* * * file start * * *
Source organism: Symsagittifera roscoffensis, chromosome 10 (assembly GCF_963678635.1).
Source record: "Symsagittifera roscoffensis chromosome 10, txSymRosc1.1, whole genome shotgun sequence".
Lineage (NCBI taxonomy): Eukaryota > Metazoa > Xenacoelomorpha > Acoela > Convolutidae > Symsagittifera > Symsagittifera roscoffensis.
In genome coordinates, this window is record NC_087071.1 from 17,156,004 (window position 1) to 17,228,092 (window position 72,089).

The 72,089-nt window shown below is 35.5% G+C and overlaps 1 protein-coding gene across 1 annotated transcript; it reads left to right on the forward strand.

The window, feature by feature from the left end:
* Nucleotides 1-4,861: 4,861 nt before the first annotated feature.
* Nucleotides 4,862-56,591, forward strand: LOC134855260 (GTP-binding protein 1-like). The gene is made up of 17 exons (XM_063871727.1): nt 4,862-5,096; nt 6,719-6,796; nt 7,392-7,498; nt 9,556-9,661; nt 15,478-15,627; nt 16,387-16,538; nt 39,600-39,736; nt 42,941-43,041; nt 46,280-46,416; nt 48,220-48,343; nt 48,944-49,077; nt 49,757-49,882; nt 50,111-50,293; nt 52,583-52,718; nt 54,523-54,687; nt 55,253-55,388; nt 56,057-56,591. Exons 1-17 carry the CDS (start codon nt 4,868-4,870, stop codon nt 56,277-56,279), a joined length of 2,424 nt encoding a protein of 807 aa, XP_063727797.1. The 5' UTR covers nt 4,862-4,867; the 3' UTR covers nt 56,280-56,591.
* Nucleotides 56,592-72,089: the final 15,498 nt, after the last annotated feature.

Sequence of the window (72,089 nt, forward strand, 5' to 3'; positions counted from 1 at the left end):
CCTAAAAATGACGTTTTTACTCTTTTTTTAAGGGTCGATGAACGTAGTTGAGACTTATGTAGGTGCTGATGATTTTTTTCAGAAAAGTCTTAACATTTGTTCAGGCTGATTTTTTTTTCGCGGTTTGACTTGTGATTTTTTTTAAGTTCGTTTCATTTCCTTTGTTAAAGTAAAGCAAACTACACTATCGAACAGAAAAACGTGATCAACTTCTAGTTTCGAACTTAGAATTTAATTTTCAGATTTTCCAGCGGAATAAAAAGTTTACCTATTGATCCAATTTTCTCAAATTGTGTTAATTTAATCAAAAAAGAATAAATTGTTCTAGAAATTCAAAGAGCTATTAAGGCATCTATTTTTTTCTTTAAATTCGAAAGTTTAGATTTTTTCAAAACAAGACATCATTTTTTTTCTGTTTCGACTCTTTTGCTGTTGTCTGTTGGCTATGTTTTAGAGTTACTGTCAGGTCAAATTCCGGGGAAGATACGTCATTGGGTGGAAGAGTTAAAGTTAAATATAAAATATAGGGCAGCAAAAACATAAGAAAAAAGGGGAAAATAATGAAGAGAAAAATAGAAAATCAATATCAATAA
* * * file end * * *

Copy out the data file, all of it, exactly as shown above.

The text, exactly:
Source organism: Symsagittifera roscoffensis, chromosome 10 (assembly GCF_963678635.1).
Source record: "Symsagittifera roscoffensis chromosome 10, txSymRosc1.1, whole genome shotgun sequence".
Lineage (NCBI taxonomy): Eukaryota > Metazoa > Xenacoelomorpha > Acoela > Convolutidae > Symsagittifera > Symsagittifera roscoffensis.
In genome coordinates, this window is record NC_087071.1 from 17,156,004 (window position 1) to 17,228,092 (window position 72,089).

The 72,089-nt window shown below is 35.5% G+C and overlaps 1 protein-coding gene across 1 annotated transcript; it reads left to right on the forward strand.

The window, feature by feature from the left end:
* Nucleotides 1-4,861: 4,861 nt before the first annotated feature.
* Nucleotides 4,862-56,591, forward strand: LOC134855260 (GTP-binding protein 1-like). The gene is made up of 17 exons (XM_063871727.1): nt 4,862-5,096; nt 6,719-6,796; nt 7,392-7,498; nt 9,556-9,661; nt 15,478-15,627; nt 16,387-16,538; nt 39,600-39,736; nt 42,941-43,041; nt 46,280-46,416; nt 48,220-48,343; nt 48,944-49,077; nt 49,757-49,882; nt 50,111-50,293; nt 52,583-52,718; nt 54,523-54,687; nt 55,253-55,388; nt 56,057-56,591. Exons 1-17 carry the CDS (start codon nt 4,868-4,870, stop codon nt 56,277-56,279), a joined length of 2,424 nt encoding a protein of 807 aa, XP_063727797.1. The 5' UTR covers nt 4,862-4,867; the 3' UTR covers nt 56,280-56,591.
* Nucleotides 56,592-72,089: the final 15,498 nt, after the last annotated feature.

Sequence of the window (72,089 nt, forward strand, 5' to 3'; positions counted from 1 at the left end):
CCTAAAAATGACGTTTTTACTCTTTTTTTAAGGGTCGATGAACGTAGTTGAGACTTATGTAGGTGCTGATGATTTTTTTCAGAAAAGTCTTAACATTTGTTCAGGCTGATTTTTTTTTCGCGGTTTGACTTGTGATTTTTTTTAAGTTCGTTTCATTTCCTTTGTTAAAGTAAAGCAAACTACACTATCGAACAGAAAAACGTGATCAACTTCTAGTTTCGAACTTAGAATTTAATTTTCAGATTTTCCAGCGGAATAAAAAGTTTACCTATTGATCCAATTTTCTCAAATTGTGTTAATTTAATCAAAAAAGAATAAATTGTTCTAGAAATTCAAAGAGCTATTAAGGCATCTATTTTTTTCTTTAAATTCGAAAGTTTAGATTTTTTCAAAACAAGACATCATTTTTTTTCTGTTTCGACTCTTTTGCTGTTGTCTGTTGGCTATGTTTTAGAGTTACTGTCAGGTCAAATTCCGGGGAAGATACGTCATTGGGTGGAAGAGTTAAAGTTAAATATAAAATATAGGGCAGCAAAAACATAAGAAAAAAGGGGAAAATAATGAAGAGAAAAATAGAAAATCAATATCAATAA